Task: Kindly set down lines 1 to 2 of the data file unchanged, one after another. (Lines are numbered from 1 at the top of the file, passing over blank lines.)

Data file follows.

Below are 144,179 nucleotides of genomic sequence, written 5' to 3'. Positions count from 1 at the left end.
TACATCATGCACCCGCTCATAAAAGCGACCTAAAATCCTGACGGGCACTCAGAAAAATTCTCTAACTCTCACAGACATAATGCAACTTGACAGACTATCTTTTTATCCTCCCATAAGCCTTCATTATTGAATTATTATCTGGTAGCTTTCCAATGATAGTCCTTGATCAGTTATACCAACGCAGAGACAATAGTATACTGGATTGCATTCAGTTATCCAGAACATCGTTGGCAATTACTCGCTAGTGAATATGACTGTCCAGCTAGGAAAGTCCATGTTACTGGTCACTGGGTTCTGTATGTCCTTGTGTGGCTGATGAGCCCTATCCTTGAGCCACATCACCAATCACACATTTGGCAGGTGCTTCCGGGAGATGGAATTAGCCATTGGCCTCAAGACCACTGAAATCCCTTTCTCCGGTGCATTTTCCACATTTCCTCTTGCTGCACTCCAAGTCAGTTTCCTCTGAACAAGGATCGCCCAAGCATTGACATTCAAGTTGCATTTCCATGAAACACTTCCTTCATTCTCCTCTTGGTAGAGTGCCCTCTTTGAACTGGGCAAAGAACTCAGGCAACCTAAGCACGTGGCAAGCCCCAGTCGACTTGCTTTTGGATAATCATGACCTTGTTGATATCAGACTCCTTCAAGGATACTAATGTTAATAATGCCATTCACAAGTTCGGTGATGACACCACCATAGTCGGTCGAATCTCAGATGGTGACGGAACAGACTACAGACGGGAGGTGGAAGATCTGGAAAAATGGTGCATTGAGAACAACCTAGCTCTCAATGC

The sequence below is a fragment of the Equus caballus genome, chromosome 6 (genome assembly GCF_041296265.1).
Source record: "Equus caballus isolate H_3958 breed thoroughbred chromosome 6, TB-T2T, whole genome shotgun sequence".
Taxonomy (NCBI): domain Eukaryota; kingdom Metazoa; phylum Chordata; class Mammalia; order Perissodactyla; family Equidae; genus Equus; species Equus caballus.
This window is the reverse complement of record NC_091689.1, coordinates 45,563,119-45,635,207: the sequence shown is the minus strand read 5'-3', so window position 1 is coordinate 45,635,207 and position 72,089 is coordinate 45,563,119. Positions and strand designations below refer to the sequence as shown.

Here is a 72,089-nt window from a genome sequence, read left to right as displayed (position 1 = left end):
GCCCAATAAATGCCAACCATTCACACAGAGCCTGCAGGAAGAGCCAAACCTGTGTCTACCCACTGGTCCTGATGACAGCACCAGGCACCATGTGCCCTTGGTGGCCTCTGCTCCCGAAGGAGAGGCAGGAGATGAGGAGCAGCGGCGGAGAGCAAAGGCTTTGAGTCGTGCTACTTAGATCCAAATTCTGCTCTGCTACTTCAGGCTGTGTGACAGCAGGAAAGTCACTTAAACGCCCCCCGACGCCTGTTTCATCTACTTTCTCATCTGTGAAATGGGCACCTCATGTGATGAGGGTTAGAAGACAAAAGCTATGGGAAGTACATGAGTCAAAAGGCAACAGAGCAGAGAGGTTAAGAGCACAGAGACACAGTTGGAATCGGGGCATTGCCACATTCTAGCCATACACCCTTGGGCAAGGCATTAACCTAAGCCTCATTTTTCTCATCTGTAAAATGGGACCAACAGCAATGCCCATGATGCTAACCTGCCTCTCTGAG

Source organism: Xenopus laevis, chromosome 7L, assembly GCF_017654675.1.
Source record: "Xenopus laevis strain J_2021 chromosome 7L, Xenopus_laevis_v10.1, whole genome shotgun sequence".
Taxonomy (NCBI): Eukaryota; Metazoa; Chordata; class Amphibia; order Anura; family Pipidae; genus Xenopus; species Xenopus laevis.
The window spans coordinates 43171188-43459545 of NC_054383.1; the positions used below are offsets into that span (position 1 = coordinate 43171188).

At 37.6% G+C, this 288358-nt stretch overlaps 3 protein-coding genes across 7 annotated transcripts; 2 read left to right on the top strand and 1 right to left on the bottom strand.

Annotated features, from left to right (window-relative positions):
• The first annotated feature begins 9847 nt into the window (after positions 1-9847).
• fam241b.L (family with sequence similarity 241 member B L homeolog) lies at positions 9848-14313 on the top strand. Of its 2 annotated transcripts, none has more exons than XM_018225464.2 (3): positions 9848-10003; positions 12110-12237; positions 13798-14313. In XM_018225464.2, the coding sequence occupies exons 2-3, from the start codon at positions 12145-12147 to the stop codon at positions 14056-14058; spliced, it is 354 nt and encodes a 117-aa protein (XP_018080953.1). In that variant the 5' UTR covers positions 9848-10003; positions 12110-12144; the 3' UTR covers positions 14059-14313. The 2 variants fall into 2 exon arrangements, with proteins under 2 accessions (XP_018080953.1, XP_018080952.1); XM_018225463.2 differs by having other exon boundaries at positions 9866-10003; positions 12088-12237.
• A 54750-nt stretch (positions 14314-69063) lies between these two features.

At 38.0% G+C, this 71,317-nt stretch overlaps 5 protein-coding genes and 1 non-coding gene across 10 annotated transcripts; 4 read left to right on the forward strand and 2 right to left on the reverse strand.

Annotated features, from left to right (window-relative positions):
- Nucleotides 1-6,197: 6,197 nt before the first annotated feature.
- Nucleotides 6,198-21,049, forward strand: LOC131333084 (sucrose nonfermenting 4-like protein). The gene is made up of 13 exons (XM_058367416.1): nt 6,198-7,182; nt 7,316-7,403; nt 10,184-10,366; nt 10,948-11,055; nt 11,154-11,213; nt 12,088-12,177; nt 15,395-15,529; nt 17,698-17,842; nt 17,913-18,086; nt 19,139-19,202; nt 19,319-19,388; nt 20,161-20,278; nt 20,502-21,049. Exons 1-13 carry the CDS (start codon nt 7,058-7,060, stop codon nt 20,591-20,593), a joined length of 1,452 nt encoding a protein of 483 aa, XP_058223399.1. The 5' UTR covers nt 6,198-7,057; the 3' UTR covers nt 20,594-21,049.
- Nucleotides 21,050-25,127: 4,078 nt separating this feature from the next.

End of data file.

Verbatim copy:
Below are 144,179 nucleotides of genomic sequence, written 5' to 3'. Positions count from 1 at the left end.
TACATCATGCACCCGCTCATAAAAGCGACCTAAAATCCTGACGGGCACTCAGAAAAATTCTCTAACTCTCACAGACATAATGCAACTTGACAGACTATCTTTTTATCCTCCCATAAGCCTTCATTATTGAATTATTATCTGGTAGCTTTCCAATGATAGTCCTTGATCAGTTATACCAACGCAGAGACAATAGTATACTGGATTGCATTCAGTTATCCAGAACATCGTTGGCAATTACTCGCTAGTGAATATGACTGTCCAGCTAGGAAAGTCCATGTTACTGGTCACTGGGTTCTGTATGTCCTTGTGTGGCTGATGAGCCCTATCCTTGAGCCACATCACCAATCACACATTTGGCAGGTGCTTCCGGGAGATGGAATTAGCCATTGGCCTCAAGACCACTGAAATCCCTTTCTCCGGTGCATTTTCCACATTTCCTCTTGCTGCACTCCAAGTCAGTTTCCTCTGAACAAGGATCGCCCAAGCATTGACATTCAAGTTGCATTTCCATGAAACACTTCCTTCATTCTCCTCTTGGTAGAGTGCCCTCTTTGAACTGGGCAAAGAACTCAGGCAACCTAAGCACGTGGCAAGCCCCAGTCGACTTGCTTTTGGATAATCATGACCTTGTTGATATCAGACTCCTTCAAGGATACTAATGTTAATAATGCCATTCACAAGTTCGGTGATGACACCACCATAGTCGGTCGAATCTCAGATGGTGACGGAACAGACTACAGACGGGAGGTGGAAGATCTGGAAAAATGGTGCATTGAGAACAACCTAGCTCTCAATGC